Dirt bikes can make surprisingly good road customs, mostly due to their light weight and the easy tune-ability of most offroad powertrains. But an electric dirt bike? That’s something you don’t often see.
‘Blackbird’ comes from Italian builder Christian Moretti, who runs Plan B Motorcycles from his base in Laveno-Mombello, just outside Milan. Clad in stealthy black bodywork, its inspiration comes from an unusual source.
“The SR-71 Blackbird is one of the most iconic aircraft ever built, and it used the top-notch technology of its time,” says Christian. “Its unbelievable speed allowed it to simply leave missiles behind. Nowadays, electric bikes are arguably the top technology, but are they really working? For sure they can be pretty fast.”
The Zero FX is indeed pretty fast for an enduro bike. When it left the factory, it had a classic dirt bike profile—but Christian has turned it into a sleek road machine.
“It started life as a 2019 FX,” he reports. “The customer asked for a small, lightweight and ‘modern’ cafe racer. And because I love swapping purpose on a bike, the off-road entry level Zero was the perfect choice.” The 7.2 kWh version of the factory FX tips the scales at just 289 lb (131 kg), so the weight box was immediately ticked.
“When working on electric customs, it looks like there are two main directions these days: the ‘retro’ way or the super-futuristic one,” says Christian.
“One of the main goals of this build was to set aside the green argument for a bit to see if a ‘contemporary’ electric custom was possible—and if it would ‘fit in’ without the need for an internal combustion engine.”
Christian has hand-crafted the bodywork in aluminum, with swooping lines that fit within the modern sportbike vernacular but have the simplicity of retro racers. The metal was then ‘ink coated’ by Paint Republic Vignale.
“A crazy job for a crazy couple of alchemists,” says Christian. “It’s a very deep, chrome-like black until the sun touches it. Then you can see the aluminum of the bodywork underneath.” The magic potion was laid directly on top of the aluminum panels for a see-through effect, and not a single blob of filler has been used to smooth things out.
Flipping the ignition will start a ‘pre-flight check’: two air ducts on the side of the new fairing open and close, and they will open up every time the brakes are engaged—working as an active aero/air brake combo. At the same time, two fans inside the lower fairing will spin up to maximize cooling airflow.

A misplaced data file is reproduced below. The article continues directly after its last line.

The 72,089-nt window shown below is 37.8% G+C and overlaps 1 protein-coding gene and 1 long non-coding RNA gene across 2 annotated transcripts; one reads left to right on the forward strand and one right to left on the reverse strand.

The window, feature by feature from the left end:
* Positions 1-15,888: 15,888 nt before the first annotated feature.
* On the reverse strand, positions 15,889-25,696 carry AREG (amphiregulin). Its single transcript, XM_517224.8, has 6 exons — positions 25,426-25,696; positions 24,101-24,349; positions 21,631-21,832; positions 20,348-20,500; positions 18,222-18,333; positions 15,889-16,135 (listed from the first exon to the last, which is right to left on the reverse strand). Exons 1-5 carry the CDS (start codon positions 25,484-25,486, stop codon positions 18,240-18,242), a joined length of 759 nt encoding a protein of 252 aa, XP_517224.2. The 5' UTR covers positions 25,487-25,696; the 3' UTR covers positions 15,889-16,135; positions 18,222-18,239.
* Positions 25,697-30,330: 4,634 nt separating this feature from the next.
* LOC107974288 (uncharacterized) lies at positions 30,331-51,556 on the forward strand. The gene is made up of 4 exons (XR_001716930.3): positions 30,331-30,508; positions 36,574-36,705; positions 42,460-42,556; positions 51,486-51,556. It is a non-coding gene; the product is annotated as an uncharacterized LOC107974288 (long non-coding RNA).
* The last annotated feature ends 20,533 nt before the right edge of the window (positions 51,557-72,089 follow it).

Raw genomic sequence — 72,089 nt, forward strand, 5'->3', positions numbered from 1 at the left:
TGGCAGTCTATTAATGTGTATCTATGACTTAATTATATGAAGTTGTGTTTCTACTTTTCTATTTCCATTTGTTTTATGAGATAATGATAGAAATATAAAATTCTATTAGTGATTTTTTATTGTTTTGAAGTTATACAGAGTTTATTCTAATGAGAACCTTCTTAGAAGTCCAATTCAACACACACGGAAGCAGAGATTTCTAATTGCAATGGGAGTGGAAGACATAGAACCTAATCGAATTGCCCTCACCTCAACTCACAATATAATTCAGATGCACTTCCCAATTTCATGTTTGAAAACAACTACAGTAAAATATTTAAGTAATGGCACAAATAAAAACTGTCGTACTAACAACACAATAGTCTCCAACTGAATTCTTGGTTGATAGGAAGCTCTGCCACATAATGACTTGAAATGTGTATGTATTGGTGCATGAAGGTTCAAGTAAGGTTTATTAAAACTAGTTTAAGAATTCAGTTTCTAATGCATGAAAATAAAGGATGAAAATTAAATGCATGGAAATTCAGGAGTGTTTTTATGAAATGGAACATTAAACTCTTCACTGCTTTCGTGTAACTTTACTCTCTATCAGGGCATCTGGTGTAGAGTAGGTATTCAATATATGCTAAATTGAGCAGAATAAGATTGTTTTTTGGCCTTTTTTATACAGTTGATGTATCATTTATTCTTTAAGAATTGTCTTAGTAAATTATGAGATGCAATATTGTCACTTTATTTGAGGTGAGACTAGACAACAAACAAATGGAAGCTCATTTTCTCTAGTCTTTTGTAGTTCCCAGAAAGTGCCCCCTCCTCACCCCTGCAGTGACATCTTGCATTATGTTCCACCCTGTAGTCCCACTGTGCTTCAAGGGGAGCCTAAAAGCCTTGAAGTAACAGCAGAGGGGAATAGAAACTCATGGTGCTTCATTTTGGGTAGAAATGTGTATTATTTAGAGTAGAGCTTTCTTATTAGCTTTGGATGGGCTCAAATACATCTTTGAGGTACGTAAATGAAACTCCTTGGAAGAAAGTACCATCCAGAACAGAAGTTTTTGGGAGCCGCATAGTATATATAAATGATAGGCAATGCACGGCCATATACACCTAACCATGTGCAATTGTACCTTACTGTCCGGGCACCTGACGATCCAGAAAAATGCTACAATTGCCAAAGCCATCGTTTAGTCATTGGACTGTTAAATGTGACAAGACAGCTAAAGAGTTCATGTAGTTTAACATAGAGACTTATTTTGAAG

“The fan speed is controlled by the throttle,” says Christian. “The more ‘gas’ you give to the bike, the more air is channeled through the fairing, cooling the battery, motor and regulator assembly.” It also makes a jet-like sound, which should alert other road users to the presence of this unusual machine.
To blend with the new bodywork, Christian has remodeled the back of the frame and tweaked the geometry to make it more suitable for the road.
The upper and lower clamps are new, CNC’d from solid aluminum blocks to Christian’s own design and with the right amount of offset. “We ended up with a quite neutral 98mm trail, with some room for adjustment.”
The 41mm Showa forks have been replaced by beefy 50mm Marzocchis, with custom made lowers to accommodate two massive Beringer six-pot calipers and a pair of ceramic 340mm rotors from BriLo Tech. (“Yes, it’s definitely overkill!”)
At the back there’s a fully adjustable monoshock from Gears Racing, and the OEM enduro wheels have been ditched in favor of a set of 17-inch Grimecas shod with supermoto tires.
Due to the Moto3-like dimensions, Christian has also moved the clip-ons so that the leading part of the rider triangle is 50mm forward—allowing for a more laid down riding position, and a bit more weight on the front of the bike.
There’s some pretty considered and serious thinking going on throughout this Zero, but Christian has allowed himself a touch of levity in the cockpit area. “it’s super busy, as a proper aircraft one should be!” he says.
On top of the original digital gauge, there is now an infrared rear-view camera and a top-mounted radial steering damper integrated in the upper clamp. Plus several aircraft switches and an attitude indicator. “Which serves absolutely no purpose, but it’s fun to look at while you’re taking a corner!”
With its low weight and instant-on torque, we reckon this Zero will be fun wherever it’s ridden. And will no doubt attract a ton of attention when parked up, too.